Friday, November 14, 2014

DocTalk November 11

Every week I sit down with Dr. Sean and Dr. Shereen to talk medicine.

Dr Shereen Habib, Well Woman Clinic

Dr Sean Petherbridge Keith Nicholl Medical Centre

These doctors cut through the confusion to help us understand what is going on with our health and get us more informed as we settle in to speak to our GP.

Here is our conversation.

Here is what we set out to discuss.

In the office - ingrown toenails / paronychia


  1. warts, why and can we protect against them?
  2. acne, the basics.
  3. growing pains what are they?
  4. excessive dandruff any medical issues?


General anesthetic – used to put surgery patients out cold – may work a little too well, researchers from the University of Toronto have found.
While the drugs prevent patients from remembering traumatic events during surgery, a new study conducted on mice suggests anesthesia-induced cognitive impairments may persist long after the drugs have left the system.

-Migraines are they as common as we might think or are people calling something else a migraine?

What about work?
School Infection control policy

In order to reduce the spread of illness in school, the following regulations apply.

1: Please DO NOT send your child to school if they have:

A: Fever (not to return to school for 24hrs after the last fever episode)

B: skin rash (until rash clears the contagious stage)

C: vomiting (not to return to school for 24hrs after the last vomiting episode)

D: diarrhea (not to return to school for 24hrs after the last episode of diarrhea)

H: red, watery and painful eyes, especially if there is a yellow/green discharge.

2: If they have an infected sores or wound it must be covered by a well-sealed dressing or plaster.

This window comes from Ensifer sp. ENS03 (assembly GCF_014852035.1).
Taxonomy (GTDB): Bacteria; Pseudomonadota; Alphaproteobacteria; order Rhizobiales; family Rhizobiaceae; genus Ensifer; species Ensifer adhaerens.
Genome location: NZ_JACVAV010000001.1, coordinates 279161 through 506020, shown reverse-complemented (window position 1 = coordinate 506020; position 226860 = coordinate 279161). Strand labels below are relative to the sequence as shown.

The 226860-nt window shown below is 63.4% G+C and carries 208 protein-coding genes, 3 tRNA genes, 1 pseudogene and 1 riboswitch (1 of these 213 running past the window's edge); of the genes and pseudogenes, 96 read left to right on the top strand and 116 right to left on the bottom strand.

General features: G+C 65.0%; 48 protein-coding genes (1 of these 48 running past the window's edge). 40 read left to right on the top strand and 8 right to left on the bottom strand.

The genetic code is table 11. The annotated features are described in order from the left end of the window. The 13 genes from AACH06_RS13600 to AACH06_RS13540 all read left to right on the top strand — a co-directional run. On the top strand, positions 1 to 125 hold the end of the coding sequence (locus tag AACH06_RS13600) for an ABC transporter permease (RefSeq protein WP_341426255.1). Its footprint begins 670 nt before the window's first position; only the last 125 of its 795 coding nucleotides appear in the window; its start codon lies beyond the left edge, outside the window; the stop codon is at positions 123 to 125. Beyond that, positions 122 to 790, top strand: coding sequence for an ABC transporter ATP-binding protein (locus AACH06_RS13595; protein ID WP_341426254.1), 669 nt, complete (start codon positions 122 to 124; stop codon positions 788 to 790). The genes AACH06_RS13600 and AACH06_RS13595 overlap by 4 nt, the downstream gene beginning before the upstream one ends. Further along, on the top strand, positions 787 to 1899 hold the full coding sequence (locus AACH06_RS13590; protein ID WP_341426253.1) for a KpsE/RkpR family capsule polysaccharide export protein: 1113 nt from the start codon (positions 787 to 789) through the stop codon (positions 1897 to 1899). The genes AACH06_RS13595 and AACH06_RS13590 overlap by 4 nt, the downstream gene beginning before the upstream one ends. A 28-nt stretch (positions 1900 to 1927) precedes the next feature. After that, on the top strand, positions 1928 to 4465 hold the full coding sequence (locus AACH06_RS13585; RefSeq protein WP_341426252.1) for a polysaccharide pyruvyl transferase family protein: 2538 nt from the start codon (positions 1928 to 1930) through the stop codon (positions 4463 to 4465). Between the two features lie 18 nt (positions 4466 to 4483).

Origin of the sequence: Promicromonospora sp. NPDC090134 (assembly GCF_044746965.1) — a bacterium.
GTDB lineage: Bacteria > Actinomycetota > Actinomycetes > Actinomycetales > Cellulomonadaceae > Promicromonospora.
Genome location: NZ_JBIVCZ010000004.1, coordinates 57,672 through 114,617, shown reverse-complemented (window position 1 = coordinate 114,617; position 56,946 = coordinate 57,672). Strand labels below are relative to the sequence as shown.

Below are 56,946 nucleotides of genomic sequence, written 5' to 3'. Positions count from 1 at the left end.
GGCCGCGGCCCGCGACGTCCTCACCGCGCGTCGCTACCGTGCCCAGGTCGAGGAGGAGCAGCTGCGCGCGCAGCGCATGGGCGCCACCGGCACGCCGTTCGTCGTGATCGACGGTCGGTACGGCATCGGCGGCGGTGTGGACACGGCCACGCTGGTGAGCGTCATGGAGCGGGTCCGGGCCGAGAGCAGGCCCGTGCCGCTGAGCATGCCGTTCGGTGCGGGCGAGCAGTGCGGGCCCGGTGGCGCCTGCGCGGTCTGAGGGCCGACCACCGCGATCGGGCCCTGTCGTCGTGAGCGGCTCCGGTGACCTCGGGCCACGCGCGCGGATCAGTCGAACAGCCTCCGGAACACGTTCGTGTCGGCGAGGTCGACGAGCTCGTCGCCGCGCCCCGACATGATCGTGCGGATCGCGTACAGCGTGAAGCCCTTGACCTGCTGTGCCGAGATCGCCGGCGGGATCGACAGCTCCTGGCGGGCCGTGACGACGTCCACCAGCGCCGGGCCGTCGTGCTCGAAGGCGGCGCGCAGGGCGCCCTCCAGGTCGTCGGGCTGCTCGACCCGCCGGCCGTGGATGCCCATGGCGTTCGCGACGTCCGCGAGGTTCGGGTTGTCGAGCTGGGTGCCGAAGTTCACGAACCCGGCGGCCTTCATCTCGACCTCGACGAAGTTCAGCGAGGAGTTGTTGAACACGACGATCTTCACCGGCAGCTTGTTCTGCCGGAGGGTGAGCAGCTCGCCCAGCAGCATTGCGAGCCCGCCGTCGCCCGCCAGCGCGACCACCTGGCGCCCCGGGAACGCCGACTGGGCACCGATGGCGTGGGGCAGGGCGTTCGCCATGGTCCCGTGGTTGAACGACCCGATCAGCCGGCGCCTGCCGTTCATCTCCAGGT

3: If your child is assessed by the school medical team and thought to be a possible source of

infection to other students and staff, you will be contacted to take them out of the school

4: Head lice: preferably kept home until at least the first treatment for head lice is administered.

Stress of university transition!

These are the years when the mental-health challenges of childhood and adolescence may evolve into the mental disorders of adulthood. These are also the years of the highest prevalence of substance abuse and mood disorders and the highest attendance at mental-health professionals’ offices and emergency rooms for mental-health problems.

The stress of adjusting to university or college is very real, even for the most resilient, but especially for students with a mental-health challenge. Parents’ anxiety about this transition is no doubt even greater for parents whose child has a serious mental-health or developmental challenge (such as autism) or an addiction problem. These parents are bound to feel an amplified sense of concern about leaving their child in an environment where they are no longer under their watchful eye.

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